Emily Chase began creating installation art in 2018, during her Tulsa Artist Fellowship in Oklahoma. Since she had plenty of space there, she started working larger. She was also given a stipend that enabled her to hire help with production or items too large to handle on her own. She said a lot of her art practice has relied on how much room she’s had and her access to materials.
Chase’s sculptural art was born of her love of drawing and a “what if” sense of exploration. She began experimenting, creating paper sculptures through sewing and hand cutting. She made paper dresses, which were never “just dresses.” In her early works, she used fairytales to express feelings: hiding a scene, a character, or a prop within the dresses and inviting the viewer to take a closer look. Further experimentation with paper led to illuminated papercuts of intriguing scenes. Her work is always more than meets the eye at first glance.
Carry It With You; Reflecting on her transitory experiences as a child, Chase reimagines home as a space you can carry with you on your back, a little house trailing smoke.
All in Knots; This full-size dress uses the story of Little Red Riding Hood to explore feelings of anger and guilt which become a tangled internal forest, making it easy to lose your way.
She said she is “kind of a magpie,” constantly collecting ideas and materials that interest her and often doing many things at once. She loves to try new things and looks for innovative ways to accomplish her artistic goals. No matter what she is working on, Chase’s artwork has an underlying story, expressing or dealing with emotions and feelings. This prolific young artist creates her art to grapple with painful experiences in a beautiful way.
Chase has moved around a lot, and as a result, her work speaks to the transitory nature of her life and memories of those varied experiences. She said a lot of her work overlaps, one artwork leading to the next.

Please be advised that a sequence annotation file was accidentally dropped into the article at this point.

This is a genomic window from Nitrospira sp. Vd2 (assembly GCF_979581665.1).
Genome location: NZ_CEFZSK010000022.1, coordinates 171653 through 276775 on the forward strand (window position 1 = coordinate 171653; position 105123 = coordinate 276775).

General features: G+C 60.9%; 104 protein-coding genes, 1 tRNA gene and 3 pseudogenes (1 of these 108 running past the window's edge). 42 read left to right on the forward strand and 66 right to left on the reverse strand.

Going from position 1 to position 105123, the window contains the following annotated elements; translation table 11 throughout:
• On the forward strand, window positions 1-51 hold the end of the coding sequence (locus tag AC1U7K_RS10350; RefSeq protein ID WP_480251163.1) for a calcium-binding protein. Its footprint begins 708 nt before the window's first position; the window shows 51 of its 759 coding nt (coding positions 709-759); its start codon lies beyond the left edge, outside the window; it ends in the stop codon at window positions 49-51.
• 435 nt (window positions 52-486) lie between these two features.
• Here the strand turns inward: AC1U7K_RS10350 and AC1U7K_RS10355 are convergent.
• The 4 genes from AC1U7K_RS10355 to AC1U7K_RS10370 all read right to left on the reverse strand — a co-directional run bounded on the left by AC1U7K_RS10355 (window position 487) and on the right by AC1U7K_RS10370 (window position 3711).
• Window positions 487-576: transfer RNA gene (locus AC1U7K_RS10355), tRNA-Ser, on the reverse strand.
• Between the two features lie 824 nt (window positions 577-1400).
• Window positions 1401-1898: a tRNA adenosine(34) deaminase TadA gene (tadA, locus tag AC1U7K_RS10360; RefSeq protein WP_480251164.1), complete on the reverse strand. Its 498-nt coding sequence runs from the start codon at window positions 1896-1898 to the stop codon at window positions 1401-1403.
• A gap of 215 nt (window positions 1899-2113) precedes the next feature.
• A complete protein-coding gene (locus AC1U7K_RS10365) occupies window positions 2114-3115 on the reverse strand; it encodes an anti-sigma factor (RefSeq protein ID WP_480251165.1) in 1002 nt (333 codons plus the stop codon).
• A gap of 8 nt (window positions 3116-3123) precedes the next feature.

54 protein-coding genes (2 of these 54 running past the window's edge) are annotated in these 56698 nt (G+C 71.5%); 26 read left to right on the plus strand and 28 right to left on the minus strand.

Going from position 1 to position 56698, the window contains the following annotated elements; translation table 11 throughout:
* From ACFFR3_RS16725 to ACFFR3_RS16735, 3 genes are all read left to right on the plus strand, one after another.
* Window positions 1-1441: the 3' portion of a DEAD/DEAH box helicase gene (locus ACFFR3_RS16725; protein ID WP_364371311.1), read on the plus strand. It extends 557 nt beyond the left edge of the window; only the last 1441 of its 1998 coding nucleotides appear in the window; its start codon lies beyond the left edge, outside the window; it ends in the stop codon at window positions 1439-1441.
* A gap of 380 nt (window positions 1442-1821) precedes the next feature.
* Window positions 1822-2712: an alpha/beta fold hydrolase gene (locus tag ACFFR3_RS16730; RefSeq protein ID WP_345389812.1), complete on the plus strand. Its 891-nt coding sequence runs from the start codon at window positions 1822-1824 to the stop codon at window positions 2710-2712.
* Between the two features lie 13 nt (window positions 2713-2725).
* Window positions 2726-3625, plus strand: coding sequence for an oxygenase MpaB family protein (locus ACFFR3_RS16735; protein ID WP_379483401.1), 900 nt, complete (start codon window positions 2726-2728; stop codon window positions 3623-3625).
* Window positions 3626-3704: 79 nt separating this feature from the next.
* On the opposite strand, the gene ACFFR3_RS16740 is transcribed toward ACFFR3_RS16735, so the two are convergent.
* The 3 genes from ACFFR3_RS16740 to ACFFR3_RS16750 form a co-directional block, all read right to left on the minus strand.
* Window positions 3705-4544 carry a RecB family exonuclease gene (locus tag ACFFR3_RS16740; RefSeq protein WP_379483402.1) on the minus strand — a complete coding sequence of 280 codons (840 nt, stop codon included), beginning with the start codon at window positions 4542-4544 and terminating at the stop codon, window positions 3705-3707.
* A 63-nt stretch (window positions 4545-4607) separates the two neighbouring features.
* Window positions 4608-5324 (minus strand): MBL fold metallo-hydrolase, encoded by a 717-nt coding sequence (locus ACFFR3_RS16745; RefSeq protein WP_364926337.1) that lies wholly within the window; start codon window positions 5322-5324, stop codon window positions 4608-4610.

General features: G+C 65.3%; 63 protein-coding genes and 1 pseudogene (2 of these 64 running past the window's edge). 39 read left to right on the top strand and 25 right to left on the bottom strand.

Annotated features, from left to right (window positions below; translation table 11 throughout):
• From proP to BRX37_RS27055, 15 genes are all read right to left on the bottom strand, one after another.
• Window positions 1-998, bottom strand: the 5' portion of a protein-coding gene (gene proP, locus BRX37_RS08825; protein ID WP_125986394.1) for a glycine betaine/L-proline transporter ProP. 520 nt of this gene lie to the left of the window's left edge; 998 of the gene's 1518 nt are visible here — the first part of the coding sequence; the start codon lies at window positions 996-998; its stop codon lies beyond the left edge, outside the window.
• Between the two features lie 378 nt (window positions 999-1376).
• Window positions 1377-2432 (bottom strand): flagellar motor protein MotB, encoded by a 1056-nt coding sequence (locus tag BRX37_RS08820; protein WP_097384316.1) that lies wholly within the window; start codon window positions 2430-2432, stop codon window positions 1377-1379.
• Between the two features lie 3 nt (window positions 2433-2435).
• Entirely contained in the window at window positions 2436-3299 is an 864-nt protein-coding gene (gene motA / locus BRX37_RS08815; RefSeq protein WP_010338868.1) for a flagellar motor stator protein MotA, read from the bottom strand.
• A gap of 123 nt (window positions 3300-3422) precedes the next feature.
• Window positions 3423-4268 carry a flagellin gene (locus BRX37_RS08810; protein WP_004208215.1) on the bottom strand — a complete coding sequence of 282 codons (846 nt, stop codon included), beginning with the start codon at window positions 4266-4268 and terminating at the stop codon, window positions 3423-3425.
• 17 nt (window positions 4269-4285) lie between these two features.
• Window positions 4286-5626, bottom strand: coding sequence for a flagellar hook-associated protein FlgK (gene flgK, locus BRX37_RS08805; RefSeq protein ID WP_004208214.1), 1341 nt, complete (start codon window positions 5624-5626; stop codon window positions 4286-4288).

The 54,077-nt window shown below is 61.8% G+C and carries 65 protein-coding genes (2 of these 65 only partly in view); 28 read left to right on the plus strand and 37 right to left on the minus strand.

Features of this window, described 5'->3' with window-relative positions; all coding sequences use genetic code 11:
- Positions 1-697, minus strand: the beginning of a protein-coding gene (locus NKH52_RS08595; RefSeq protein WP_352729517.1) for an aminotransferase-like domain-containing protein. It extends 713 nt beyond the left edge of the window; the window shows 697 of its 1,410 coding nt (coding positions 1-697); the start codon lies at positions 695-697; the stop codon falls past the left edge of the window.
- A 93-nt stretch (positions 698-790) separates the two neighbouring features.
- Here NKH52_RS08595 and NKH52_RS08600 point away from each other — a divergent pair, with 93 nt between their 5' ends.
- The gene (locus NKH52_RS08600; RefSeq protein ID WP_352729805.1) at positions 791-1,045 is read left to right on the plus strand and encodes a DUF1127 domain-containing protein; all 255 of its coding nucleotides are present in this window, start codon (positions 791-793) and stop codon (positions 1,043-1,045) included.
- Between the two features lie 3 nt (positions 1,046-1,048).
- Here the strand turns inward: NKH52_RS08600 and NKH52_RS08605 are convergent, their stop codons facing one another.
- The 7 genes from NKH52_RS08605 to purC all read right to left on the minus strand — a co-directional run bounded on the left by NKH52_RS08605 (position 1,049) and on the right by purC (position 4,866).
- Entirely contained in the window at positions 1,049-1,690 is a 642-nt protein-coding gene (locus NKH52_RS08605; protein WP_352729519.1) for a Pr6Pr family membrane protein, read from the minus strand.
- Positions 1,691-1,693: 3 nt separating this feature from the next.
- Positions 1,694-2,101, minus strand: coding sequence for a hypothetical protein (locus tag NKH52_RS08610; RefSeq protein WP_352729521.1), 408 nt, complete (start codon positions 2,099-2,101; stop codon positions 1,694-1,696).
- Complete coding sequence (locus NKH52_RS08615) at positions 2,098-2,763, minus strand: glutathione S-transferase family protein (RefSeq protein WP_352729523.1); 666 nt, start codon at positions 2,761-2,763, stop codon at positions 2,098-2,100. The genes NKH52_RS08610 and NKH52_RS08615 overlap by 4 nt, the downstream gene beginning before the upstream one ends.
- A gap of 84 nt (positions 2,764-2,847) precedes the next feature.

Memory Box depicts Chase and her grandmother, Pauline, lost in a tangle of geometric quilt blocks and dense foliage. Between them, they attempt to follow the snarled length of thread, a metaphor for the disruption of memory they both experienced.
Memory Box explores memory loss, along with the ensuing grief. Chase suffered a concussion in 2017 that caused a variety of symptoms, including memory loss. At the same time, her grandmother had developed worsening dementia. So, while Chase was dealing with her own losses and confusion, she was also coping with the loss of her grandmother as she knew her. Life was like “a tangled thread between us,” she said. This layered, intricately cut, paper installation—an illuminated tunnel you can actually walk through—addresses Chase’s connection with her grandmother, as well as the connections between us all and how we need to work to maintain those connections.
Hope Chest continues this storyline, using a paper quilt as a symbol of memories and as a marker of location. A quilt is a “symbol of home,” she said, something we take with us when we move on, much like our memories.
Chase is driven by her need to always learn more. She said sometimes she “leaps before she looks,” taking on a new project without investigating all that may be involved. But that has never stopped her, and she has learned a lot along the way, enabling her to expand her artistic endeavors.
One of the many constants in her work is its beauty—not only of the artwork itself but also of the stories and emotion behind it. Be sure to visit her website to see more of her work. emilychaseart.com
Barbara Delaney is a wordsmith, avid sewer, and quilter who calls Massachusetts home.
Her largest scale installation to date, Hope Chest becomes a floating sky, an environment which can be folded and unfolded wherever you find yourself.